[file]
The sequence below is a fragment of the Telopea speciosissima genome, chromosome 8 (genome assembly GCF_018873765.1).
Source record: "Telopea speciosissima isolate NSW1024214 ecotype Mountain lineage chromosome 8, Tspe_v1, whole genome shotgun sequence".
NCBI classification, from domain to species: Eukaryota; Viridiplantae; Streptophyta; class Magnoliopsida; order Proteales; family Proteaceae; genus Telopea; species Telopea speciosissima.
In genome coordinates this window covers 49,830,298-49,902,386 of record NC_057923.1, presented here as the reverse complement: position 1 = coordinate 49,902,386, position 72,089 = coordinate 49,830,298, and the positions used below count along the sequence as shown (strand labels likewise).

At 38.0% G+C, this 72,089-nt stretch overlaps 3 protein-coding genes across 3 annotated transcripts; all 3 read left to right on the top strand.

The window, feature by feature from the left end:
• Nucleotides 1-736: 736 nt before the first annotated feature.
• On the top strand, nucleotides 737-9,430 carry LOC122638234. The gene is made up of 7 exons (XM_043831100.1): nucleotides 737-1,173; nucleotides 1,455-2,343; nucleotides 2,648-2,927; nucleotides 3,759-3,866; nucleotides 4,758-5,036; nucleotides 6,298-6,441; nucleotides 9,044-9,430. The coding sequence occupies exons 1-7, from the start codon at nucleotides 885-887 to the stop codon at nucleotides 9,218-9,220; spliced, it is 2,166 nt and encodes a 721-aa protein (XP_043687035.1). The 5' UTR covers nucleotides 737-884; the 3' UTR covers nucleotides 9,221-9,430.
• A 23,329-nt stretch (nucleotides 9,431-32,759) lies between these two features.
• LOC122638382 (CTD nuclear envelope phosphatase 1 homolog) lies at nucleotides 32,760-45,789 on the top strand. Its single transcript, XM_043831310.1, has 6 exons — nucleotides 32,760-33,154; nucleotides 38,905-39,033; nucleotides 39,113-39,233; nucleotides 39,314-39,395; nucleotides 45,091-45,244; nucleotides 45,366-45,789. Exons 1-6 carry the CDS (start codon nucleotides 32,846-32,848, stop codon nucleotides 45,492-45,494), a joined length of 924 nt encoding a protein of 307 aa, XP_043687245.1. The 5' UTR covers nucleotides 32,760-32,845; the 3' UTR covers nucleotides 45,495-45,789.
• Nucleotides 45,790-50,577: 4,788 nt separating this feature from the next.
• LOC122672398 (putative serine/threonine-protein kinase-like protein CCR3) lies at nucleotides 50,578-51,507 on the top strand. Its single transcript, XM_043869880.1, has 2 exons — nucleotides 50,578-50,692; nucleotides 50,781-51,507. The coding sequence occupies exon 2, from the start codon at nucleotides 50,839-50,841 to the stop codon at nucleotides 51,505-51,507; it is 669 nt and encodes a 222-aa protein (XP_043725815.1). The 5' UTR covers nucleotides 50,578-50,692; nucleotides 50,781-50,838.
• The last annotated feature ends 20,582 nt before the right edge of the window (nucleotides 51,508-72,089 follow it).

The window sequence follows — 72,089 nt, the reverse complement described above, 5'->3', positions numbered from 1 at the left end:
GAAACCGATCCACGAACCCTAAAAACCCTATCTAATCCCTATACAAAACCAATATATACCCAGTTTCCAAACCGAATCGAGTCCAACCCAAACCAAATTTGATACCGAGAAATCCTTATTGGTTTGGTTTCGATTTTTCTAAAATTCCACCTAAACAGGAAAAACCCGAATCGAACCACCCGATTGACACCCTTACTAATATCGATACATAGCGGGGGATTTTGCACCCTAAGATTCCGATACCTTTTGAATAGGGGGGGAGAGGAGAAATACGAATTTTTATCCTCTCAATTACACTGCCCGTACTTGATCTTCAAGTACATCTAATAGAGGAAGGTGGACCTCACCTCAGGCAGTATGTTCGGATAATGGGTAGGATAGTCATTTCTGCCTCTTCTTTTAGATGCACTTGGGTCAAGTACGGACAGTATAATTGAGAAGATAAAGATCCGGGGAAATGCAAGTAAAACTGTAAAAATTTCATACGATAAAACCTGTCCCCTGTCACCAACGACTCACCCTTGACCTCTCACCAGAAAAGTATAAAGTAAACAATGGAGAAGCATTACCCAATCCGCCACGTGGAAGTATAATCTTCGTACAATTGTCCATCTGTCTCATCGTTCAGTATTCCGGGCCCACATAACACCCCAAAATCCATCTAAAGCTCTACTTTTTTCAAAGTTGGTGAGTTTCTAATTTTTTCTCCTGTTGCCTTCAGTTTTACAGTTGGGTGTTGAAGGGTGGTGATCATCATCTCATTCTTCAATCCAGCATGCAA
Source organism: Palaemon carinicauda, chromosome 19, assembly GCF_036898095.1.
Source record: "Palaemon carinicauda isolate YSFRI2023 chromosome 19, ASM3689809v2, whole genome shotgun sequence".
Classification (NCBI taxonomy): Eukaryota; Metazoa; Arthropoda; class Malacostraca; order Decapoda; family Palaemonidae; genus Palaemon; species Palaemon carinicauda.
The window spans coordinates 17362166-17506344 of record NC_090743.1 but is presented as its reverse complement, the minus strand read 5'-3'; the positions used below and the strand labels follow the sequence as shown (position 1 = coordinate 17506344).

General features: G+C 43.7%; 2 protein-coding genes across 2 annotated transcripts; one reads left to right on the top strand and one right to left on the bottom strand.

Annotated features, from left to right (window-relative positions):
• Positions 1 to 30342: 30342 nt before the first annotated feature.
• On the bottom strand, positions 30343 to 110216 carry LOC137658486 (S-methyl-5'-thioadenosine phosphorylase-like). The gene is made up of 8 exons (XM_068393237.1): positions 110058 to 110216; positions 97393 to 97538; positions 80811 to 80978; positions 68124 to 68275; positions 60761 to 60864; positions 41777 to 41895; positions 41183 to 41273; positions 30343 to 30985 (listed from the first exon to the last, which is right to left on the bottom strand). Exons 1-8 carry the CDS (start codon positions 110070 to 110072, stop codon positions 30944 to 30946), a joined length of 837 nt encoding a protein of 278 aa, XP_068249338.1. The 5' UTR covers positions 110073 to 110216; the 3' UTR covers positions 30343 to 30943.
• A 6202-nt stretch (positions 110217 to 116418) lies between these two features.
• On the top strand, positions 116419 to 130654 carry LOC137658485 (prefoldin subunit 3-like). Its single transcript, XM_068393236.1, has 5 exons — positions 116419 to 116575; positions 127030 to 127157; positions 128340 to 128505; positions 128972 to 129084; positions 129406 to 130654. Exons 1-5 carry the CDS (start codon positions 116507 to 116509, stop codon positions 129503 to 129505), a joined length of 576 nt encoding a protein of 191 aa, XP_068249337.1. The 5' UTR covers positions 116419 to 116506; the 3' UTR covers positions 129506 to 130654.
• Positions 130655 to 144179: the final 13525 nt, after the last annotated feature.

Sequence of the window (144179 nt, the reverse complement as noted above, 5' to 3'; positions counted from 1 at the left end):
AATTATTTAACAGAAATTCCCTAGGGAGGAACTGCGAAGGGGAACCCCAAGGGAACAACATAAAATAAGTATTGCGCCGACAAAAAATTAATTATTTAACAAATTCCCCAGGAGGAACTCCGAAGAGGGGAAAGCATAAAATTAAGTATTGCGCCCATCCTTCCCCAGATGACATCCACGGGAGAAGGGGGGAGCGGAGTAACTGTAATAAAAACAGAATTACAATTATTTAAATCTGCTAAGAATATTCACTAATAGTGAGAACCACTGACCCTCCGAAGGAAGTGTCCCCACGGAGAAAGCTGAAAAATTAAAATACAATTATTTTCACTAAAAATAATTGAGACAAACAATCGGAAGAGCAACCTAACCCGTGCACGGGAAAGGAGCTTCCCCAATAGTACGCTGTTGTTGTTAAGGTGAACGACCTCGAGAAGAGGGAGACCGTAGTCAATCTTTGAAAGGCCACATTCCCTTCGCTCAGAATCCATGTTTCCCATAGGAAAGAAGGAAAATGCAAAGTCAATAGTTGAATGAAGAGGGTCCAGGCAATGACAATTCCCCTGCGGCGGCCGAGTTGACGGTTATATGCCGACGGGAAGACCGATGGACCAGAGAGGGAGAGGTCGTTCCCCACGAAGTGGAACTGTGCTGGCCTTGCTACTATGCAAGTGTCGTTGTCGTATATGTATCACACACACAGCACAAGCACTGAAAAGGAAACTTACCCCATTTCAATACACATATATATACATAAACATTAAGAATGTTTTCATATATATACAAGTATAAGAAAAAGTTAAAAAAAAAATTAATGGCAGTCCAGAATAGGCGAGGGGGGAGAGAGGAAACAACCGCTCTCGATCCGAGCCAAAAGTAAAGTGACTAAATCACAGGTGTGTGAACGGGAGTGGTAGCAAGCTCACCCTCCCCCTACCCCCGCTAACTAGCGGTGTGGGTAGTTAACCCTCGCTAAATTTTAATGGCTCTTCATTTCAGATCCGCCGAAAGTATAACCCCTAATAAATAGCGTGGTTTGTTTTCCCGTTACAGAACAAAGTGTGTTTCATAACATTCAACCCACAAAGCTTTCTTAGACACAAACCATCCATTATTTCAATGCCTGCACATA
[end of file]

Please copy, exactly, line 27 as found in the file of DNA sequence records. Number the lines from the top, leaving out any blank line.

Sequence of the window (144179 nt, the reverse complement as noted above, 5' to 3'; positions counted from 1 at the left end):